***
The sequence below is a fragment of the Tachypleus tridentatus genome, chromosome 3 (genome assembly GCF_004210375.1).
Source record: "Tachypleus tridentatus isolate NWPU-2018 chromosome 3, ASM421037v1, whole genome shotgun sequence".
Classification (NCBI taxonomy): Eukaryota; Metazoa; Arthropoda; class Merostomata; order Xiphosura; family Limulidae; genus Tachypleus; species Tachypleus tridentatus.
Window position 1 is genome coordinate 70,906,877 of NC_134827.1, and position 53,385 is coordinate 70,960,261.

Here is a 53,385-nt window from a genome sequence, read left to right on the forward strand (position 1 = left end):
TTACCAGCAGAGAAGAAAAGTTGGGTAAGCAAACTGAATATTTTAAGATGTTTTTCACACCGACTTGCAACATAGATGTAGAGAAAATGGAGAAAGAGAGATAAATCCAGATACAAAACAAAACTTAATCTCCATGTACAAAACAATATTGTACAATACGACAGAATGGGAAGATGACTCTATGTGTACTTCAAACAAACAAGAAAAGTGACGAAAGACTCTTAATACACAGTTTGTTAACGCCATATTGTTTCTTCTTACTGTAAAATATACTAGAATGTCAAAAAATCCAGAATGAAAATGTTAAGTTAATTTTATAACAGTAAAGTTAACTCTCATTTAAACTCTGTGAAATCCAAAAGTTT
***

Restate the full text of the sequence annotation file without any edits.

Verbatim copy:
The sequence below is a fragment of the Tachypleus tridentatus genome, chromosome 3 (genome assembly GCF_004210375.1).
Source record: "Tachypleus tridentatus isolate NWPU-2018 chromosome 3, ASM421037v1, whole genome shotgun sequence".
Classification (NCBI taxonomy): Eukaryota; Metazoa; Arthropoda; class Merostomata; order Xiphosura; family Limulidae; genus Tachypleus; species Tachypleus tridentatus.
Window position 1 is genome coordinate 70,906,877 of NC_134827.1, and position 53,385 is coordinate 70,960,261.

Here is a 53,385-nt window from a genome sequence, read left to right on the forward strand (position 1 = left end):
TTACCAGCAGAGAAGAAAAGTTGGGTAAGCAAACTGAATATTTTAAGATGTTTTTCACACCGACTTGCAACATAGATGTAGAGAAAATGGAGAAAGAGAGATAAATCCAGATACAAAACAAAACTTAATCTCCATGTACAAAACAATATTGTACAATACGACAGAATGGGAAGATGACTCTATGTGTACTTCAAACAAACAAGAAAAGTGACGAAAGACTCTTAATACACAGTTTGTTAACGCCATATTGTTTCTTCTTACTGTAAAATATACTAGAATGTCAAAAAATCCAGAATGAAAATGTTAAGTTAATTTTATAACAGTAAAGTTAACTCTCATTTAAACTCTGTGAAATCCAAAAGTTT